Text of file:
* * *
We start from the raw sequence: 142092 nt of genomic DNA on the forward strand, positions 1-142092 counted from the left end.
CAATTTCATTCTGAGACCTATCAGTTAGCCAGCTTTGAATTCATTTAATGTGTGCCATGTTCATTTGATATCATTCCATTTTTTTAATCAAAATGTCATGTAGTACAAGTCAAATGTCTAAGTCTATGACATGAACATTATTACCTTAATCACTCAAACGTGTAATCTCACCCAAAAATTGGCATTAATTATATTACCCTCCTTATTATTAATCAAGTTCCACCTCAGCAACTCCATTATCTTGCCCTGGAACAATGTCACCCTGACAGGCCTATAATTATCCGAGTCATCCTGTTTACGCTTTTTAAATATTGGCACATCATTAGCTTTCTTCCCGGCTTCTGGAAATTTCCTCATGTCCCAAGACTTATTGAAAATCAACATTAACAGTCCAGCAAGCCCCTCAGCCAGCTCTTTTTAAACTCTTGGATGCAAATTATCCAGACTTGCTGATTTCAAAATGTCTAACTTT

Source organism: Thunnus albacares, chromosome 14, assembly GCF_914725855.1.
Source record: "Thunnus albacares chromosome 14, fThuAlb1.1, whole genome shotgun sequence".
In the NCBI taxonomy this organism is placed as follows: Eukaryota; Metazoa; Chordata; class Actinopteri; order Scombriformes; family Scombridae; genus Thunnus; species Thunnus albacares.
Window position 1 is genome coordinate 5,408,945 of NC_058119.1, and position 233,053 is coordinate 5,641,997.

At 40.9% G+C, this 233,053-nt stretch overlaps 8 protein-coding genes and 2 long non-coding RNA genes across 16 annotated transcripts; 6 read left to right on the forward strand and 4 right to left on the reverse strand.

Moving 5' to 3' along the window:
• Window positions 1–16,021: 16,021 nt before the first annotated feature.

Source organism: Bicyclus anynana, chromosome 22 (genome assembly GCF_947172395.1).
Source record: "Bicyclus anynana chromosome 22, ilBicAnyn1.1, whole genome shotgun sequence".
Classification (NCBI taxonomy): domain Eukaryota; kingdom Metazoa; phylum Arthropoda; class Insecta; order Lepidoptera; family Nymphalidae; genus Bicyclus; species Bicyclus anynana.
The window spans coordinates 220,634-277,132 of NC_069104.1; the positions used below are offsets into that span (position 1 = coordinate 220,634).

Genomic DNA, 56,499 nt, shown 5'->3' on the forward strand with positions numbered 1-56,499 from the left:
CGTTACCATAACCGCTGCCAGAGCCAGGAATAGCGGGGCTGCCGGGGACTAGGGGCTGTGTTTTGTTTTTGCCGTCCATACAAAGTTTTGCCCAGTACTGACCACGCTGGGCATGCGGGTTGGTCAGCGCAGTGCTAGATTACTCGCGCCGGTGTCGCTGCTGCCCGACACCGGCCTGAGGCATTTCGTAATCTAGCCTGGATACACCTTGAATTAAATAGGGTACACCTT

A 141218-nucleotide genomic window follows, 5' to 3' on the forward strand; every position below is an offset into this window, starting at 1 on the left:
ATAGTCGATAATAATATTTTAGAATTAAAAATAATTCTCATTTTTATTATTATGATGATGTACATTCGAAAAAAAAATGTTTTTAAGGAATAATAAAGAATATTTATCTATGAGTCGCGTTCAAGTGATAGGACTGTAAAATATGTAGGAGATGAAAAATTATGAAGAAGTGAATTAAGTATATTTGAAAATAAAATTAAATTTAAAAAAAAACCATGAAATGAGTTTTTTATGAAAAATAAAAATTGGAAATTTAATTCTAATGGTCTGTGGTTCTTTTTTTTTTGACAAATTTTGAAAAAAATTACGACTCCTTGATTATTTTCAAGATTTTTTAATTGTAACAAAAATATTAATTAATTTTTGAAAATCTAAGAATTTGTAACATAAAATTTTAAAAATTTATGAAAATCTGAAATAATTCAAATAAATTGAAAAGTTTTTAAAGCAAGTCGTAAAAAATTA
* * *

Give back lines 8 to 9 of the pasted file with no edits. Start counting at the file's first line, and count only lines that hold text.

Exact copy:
Moving 5' to 3' along the window:
• Window positions 1–16,021: 16,021 nt before the first annotated feature.